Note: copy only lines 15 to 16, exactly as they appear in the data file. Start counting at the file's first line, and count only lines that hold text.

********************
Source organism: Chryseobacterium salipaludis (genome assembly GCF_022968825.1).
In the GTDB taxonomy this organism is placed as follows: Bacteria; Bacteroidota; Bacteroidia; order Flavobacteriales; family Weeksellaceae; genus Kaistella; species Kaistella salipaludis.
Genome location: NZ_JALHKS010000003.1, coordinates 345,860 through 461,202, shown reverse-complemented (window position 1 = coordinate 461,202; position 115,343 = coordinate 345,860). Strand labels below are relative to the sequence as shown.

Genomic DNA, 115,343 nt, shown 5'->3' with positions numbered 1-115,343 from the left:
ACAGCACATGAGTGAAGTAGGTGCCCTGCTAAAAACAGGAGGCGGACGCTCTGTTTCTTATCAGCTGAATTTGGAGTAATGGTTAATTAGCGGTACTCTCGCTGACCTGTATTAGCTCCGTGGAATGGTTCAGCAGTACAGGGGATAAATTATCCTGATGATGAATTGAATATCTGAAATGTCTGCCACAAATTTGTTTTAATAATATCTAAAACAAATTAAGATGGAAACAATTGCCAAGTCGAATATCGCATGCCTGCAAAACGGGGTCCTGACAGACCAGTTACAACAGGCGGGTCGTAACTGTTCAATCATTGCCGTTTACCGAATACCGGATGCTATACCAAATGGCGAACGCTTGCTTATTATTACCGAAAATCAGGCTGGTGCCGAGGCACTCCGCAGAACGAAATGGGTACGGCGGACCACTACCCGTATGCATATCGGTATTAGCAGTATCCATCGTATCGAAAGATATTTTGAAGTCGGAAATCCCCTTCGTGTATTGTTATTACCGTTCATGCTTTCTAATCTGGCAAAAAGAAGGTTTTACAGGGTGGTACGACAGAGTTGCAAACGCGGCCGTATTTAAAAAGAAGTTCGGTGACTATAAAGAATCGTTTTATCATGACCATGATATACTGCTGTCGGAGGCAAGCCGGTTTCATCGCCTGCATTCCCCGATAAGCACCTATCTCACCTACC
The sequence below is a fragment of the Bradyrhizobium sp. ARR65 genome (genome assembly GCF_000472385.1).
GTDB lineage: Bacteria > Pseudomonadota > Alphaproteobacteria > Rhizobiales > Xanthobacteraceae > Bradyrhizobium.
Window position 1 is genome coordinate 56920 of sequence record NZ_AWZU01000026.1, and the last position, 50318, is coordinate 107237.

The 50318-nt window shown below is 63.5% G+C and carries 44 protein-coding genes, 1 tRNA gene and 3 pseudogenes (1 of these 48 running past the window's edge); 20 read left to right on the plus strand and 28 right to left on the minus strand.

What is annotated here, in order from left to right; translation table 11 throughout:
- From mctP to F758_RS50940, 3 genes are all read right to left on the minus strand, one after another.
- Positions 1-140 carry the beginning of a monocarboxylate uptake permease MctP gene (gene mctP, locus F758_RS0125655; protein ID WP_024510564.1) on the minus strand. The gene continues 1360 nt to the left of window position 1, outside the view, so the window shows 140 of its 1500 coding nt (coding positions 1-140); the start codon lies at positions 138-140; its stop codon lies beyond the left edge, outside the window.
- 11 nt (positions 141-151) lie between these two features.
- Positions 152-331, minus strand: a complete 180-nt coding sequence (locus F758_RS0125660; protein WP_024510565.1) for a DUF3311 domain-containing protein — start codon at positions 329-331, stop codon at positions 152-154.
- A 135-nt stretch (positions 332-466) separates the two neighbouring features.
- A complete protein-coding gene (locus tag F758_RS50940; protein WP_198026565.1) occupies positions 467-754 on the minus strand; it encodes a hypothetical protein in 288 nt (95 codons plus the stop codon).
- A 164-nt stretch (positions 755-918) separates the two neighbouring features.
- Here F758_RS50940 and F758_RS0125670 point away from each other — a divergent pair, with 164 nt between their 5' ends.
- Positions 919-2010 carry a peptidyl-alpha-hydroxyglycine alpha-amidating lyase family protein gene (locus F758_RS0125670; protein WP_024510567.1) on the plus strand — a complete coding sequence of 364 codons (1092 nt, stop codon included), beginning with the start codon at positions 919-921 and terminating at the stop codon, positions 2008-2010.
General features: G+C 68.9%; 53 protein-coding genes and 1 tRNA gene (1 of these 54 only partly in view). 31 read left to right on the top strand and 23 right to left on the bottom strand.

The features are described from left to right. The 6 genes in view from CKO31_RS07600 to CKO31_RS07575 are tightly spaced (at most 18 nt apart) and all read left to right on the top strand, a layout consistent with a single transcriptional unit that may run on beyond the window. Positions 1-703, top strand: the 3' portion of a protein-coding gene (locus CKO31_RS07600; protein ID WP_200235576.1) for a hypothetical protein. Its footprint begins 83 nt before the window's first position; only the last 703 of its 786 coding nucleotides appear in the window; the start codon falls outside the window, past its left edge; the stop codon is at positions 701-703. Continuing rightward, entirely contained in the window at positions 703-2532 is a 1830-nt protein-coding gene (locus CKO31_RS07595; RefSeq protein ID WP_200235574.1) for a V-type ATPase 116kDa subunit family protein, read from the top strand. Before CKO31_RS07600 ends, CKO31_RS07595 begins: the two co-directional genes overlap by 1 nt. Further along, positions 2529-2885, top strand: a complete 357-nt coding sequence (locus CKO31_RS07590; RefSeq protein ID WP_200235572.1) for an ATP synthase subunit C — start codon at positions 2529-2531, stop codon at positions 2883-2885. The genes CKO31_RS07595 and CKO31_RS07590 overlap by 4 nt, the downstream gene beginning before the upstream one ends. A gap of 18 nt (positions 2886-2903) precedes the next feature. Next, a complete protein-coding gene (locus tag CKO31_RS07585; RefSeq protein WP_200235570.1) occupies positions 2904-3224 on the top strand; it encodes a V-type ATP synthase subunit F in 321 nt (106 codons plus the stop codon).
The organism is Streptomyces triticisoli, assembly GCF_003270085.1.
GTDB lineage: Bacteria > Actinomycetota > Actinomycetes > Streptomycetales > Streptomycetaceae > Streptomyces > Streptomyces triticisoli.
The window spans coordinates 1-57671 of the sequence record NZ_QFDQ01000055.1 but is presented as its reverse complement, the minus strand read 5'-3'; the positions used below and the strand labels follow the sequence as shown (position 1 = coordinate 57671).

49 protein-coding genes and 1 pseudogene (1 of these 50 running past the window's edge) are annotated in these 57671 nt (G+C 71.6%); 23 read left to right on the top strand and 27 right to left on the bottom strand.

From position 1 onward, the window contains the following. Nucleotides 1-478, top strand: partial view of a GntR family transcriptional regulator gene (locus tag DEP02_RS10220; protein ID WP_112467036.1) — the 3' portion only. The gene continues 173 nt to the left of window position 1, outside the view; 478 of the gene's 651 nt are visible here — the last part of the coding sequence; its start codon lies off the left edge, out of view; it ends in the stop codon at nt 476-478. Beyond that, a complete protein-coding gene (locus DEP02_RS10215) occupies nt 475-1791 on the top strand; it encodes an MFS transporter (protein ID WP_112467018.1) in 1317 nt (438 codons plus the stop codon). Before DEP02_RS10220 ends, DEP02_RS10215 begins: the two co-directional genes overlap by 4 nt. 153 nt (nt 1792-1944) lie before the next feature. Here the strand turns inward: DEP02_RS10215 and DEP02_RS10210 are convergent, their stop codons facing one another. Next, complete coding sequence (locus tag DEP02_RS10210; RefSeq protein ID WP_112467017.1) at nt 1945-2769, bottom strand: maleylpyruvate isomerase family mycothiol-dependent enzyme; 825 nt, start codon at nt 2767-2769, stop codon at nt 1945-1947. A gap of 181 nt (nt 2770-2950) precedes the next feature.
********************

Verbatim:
- A 135-nt stretch (positions 332-466) separates the two neighbouring features.
- A complete protein-coding gene (locus tag F758_RS50940; protein WP_198026565.1) occupies positions 467-754 on the minus strand; it encodes a hypothetical protein in 288 nt (95 codons plus the stop codon).